Symposium on Urban Water Governance, Dar Es Salaam
Principal Investigator:

Dr Neil Munro, University of Glasgow


University of Dar Es Salaam, Tanzania; Water Witness International, Scotland;  Shahidi wa Maji, Tanzania.


From 5-8 July 2021, University of Glasgow and University of Dar Es Salaam (UDSM) hosted a Symposium on Urban Water Governance in partnership with the Tanzanian NGO Shahidi wa Maji and Edinburgh-based Water Witness International (WWI). Sixty-seven attendees from civil society, academia and government heard from eight speakers over four days on the politics of urban governance, theories of change, trust in water providers and decentralised water, sanitation and hygiene technologies. The symposium also showcased video testimony, interviews and a survey of residents of Dar Es Salaam. Full details including Zoom recordings and videos can be found at

The symposium highlighted dynamics of urban water governance in Dar Es Salaam, with a focus on the issue of social accountability for water provision, including reporting problems with broken pipes and leakage. Speakers included natural and social scientists, academics and NGO leaders. The team used the networks of their NGO partners to attract a wide audience of practitioners and academics working in the urban water sector across Africa. The symposium stimulated thought, discussion and the sharing of experience on a key governance problem touching on the sustainability of cities and communities as well as health and wellbeing of citizens.


Due to the COVID-19 pandemic, the symposium was moved online. An external facilitator was invited to chair the event: Sareen Malik of the Kenyan NGO KEWASANET. The team used the extensive international network of Water Witness International (Edinburgh) to publicise the symposium to a core audience of NGOs active in the water sector across Africa and other parts of the developing world.

The team also commissioned additional fieldwork and a series of four short films by Dr Vicensia Shule recording interviews with residents and street-level (community) officials. The films were blended into the online format and used to enhance participants’ understanding of the context. In parallel, Dr Opportuna Kweka conducted interviews with an additional 92 residents and officials, and presented initial findings from this research. Ethical approval was sought and obtained from the University of Glasgow College of Social Sciences Research Ethics Committee.

The project team commissioned a website, which served as the symposium platform and cloud recordings of the presentations were posted there, as well as a link to the UK Data Archive record of survey data collected by Munro and Kweka in 2018 which was used in Munro’s presentation.

Contributions to challenges in low and middle-income countries (LMICs)

The team’s activities met the needs of communities in Dar es Salaam and more broadly across the African countries represented by the symposium attendees by:

  • providing a forum in which scientific and social scientific data relating to the urban water governance crisis in Dar es Salaam was discussed amongst groups of concerned practitioners from diverse and complementary disciplines;
  • enhancing the skills-base of NGO practitioners by exposing them to methodologies used by experts in diverse disciplines. The team brought together unique expertise in large scale water and wastewater infrastructure development, advocacy for social accountability in the water sector, decentralised WASH technologies, epidemiological research, analysis of public opinion on WASH-related issues, the politics of urban water governance, and the challenges of using film to support advocacy in the water sector;
  • connecting academic research to practitioners working in local communities and to officials responsible for delivering government policy.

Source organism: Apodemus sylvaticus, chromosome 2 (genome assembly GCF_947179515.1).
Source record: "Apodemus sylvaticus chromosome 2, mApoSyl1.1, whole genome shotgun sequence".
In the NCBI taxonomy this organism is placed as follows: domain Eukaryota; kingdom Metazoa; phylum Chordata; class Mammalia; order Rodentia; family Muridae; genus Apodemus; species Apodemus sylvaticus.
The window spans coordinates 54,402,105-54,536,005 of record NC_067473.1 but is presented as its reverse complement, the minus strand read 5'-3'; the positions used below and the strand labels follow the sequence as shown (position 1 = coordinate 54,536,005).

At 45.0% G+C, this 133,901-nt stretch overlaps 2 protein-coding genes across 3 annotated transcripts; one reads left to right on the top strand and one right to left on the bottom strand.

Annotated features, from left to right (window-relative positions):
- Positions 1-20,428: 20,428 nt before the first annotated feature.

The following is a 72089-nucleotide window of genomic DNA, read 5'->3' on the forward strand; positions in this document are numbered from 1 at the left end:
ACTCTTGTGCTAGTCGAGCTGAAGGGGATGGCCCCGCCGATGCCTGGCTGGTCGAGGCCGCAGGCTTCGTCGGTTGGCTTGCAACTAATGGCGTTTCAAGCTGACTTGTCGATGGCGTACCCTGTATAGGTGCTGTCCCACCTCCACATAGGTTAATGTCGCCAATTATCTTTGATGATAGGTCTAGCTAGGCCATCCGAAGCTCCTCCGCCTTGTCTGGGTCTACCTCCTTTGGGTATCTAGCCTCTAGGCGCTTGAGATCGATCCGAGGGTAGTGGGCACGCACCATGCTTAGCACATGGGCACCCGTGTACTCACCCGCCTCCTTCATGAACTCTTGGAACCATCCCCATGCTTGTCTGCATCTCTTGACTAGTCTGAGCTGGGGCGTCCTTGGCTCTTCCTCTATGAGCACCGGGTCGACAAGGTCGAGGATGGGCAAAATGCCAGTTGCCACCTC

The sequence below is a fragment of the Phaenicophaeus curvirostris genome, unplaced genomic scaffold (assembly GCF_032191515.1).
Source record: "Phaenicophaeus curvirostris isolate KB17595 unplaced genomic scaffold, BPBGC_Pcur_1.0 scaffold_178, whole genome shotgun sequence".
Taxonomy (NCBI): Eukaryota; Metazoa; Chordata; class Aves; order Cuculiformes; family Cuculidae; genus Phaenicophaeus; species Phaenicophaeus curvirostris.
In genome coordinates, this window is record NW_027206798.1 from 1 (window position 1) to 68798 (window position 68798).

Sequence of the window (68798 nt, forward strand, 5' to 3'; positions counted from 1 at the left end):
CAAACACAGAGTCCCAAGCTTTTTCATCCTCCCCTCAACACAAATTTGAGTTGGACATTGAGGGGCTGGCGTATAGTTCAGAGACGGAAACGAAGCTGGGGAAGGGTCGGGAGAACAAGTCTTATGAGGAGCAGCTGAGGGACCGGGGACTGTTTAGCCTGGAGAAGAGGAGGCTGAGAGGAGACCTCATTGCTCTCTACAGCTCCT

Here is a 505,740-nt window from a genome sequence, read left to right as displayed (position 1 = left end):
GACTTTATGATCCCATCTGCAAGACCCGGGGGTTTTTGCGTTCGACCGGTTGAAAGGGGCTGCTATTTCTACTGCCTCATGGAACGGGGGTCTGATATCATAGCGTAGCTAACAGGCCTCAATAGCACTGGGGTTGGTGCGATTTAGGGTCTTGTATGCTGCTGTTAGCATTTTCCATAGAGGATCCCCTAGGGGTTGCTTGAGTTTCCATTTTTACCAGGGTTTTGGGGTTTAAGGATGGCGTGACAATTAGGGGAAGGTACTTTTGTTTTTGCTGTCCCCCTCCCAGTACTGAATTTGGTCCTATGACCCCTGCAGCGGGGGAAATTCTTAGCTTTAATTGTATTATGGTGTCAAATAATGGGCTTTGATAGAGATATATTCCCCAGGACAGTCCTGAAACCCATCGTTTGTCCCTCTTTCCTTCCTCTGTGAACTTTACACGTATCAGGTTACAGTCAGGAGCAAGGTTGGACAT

The project underwent considerable adaptation as a result of the COVID pandemic, and these adaptations can be seen as part of the capacity-building contribution. Specifically, the project demonstrated how a symposium can be conducted entirely online, without the carbon emissions and expense associated with international travel, and still provide a lot of information about the local context, alongside meaningful opportunities for interaction. The use of film and audio-visual recordings mean that the symposium can also be used for asynchronous learning, which has the potential to extend its impact, and means the content can be re-used, signposted and/or shared on digital platforms to ensure that even those who could not attend are able to benefit from the insights generated by bringing together a diverse range of experts and juxtaposing their contributions with the testimony of residents and officials who are confronting water governance problems on a daily basis.

The cost effectiveness of the online symposium allowed the team to redirect funds towards generating high quality recorded testimony on film, and also to carry out additional fieldwork. This in turn enables them to deepen the collaborative, transnational and transdisciplinary relationships which allowed them to conduct a successful event. The strengthening of these relationships of trust are essential for continuing collaboration with LMICs in the post-COVID era.


The symposium took place from 5-8 July 2021, with additional fieldwork and filming taking place in the previous weeks. Research findings have yet to be published and impacts on the economy, society, culture or public policy are yet to be felt. However, there plans for future impact-related activities. For example, Sareen Malik of KEWASANET, who chaired the symposium, is planning to organise a webinar involving presentation of Munro’s findings to the CSOs they work with in informal settlements. They plan to invite partners from Uganda, Tanzania, West African Anglophone and Southern African regions to participate.

The team will continue to engage with international and Tanzanian NGO networks active in the water sector and to find ways to benefit from their networks, including potential impact and opportunities for future UKRI funded projects.

Project Outputs

The principal output of our symposium is the website The website forms a permanent record of the symposium, as it includes cloud recordings of each presentation. The symposium was held over four days, with two one-hour sessions each day. Each speaker spoke for 20 minutes, followed by a forty-minute Q&A. Sixty-seven attendees from civil society, academia and government attended the sessions. WWI conducted a formal evaluation afterwards and fifteen attendees returned questionnaires, confirming a high level of satisfaction with the content and organisation of the event and gleaning some useful suggestions.